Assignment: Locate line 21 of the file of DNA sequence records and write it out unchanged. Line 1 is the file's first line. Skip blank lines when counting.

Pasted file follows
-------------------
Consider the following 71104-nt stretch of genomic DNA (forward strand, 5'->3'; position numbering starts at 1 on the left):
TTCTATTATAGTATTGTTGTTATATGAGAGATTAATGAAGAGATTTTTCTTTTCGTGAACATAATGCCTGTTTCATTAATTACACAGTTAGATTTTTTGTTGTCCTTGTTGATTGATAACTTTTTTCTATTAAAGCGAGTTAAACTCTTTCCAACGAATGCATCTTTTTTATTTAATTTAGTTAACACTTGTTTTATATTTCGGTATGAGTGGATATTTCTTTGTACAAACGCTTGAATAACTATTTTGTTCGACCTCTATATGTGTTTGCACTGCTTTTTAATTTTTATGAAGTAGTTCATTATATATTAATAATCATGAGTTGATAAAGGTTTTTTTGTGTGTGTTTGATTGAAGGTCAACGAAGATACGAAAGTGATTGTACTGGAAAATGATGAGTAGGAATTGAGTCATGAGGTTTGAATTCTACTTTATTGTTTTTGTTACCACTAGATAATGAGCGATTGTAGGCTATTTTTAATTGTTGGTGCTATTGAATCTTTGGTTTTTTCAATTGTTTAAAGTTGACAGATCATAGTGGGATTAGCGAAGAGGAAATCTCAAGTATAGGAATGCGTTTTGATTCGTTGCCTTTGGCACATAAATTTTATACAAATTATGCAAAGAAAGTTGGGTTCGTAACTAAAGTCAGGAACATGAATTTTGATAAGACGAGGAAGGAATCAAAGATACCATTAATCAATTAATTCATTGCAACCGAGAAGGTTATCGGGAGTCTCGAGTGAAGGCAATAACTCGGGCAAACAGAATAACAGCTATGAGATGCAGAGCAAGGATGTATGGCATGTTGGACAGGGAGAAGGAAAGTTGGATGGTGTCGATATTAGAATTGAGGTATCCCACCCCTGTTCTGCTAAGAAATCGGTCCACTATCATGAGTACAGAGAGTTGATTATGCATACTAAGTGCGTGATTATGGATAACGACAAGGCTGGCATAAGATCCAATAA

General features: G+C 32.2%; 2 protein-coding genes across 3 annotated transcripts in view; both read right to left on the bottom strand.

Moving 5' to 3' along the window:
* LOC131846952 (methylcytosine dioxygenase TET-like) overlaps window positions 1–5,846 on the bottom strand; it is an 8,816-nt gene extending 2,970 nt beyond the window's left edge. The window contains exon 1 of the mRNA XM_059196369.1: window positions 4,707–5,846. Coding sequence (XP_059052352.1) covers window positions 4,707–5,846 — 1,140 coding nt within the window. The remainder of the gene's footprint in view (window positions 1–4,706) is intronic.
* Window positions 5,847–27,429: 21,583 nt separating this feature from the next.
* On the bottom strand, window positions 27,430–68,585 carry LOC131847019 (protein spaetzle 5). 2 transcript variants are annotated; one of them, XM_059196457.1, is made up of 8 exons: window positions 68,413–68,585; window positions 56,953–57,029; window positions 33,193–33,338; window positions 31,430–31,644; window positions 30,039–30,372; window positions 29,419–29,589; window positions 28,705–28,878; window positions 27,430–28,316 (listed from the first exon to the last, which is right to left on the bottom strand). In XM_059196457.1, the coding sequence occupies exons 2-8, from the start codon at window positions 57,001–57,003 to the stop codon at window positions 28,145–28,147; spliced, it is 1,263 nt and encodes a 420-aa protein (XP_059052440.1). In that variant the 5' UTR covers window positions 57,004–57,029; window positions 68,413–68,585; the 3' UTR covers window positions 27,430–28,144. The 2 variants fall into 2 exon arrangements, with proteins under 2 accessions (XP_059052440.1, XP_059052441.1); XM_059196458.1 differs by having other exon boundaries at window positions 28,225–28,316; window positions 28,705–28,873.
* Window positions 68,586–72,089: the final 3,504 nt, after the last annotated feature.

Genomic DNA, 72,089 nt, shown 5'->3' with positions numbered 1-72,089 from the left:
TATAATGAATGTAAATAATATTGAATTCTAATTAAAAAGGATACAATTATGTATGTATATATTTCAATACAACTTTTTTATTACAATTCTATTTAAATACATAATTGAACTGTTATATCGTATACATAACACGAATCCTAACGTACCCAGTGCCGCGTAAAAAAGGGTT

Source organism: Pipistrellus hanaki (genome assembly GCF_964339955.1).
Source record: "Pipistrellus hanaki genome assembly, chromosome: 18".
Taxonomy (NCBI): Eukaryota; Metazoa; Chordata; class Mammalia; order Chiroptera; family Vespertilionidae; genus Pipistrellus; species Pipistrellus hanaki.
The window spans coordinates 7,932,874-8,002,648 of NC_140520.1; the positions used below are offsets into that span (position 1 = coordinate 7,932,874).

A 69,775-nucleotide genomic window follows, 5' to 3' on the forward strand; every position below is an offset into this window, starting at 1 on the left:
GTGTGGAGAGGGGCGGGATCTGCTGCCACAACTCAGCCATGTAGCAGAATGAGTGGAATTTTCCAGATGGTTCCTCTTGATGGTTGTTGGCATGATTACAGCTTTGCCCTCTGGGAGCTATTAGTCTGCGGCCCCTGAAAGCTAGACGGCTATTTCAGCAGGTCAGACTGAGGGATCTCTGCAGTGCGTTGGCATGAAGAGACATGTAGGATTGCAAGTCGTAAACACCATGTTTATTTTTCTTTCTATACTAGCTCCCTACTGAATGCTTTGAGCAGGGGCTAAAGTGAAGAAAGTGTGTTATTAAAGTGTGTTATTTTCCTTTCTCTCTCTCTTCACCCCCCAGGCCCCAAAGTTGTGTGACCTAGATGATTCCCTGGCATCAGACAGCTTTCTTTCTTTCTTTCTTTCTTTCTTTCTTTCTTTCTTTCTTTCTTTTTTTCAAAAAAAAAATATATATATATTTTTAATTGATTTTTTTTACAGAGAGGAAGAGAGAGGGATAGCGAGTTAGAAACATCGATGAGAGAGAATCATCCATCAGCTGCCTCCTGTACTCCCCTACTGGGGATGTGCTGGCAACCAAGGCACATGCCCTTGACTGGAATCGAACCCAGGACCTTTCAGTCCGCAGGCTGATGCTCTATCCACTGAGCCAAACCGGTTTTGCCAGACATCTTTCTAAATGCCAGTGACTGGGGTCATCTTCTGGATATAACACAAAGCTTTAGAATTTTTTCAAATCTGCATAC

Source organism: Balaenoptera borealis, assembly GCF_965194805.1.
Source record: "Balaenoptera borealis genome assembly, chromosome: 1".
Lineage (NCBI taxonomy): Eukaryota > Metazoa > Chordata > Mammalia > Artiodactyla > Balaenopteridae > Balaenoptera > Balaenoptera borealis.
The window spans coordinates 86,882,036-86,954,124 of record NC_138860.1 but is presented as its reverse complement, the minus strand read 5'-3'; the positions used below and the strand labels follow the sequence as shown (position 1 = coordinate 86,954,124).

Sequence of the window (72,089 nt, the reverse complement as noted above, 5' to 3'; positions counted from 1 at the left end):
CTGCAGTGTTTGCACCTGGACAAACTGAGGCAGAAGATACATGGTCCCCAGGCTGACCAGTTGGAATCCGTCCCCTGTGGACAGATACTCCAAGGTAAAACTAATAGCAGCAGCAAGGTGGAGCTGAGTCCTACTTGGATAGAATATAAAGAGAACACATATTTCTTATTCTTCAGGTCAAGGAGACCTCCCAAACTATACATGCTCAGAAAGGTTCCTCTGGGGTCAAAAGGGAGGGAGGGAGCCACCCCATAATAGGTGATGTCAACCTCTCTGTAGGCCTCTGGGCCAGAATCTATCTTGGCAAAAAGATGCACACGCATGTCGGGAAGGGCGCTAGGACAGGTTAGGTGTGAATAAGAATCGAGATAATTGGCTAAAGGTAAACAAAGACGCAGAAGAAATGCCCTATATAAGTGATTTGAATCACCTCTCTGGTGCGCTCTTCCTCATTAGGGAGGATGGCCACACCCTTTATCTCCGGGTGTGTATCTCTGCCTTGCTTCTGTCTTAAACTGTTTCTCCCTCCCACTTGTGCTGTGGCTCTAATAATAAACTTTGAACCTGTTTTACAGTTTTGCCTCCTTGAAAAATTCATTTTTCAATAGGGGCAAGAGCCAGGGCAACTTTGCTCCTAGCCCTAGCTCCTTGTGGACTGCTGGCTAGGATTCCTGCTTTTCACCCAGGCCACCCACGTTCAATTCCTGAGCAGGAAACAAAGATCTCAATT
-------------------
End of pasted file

Sequence of the window (72,089 nt, the reverse complement as noted above, 5' to 3'; positions counted from 1 at the left end):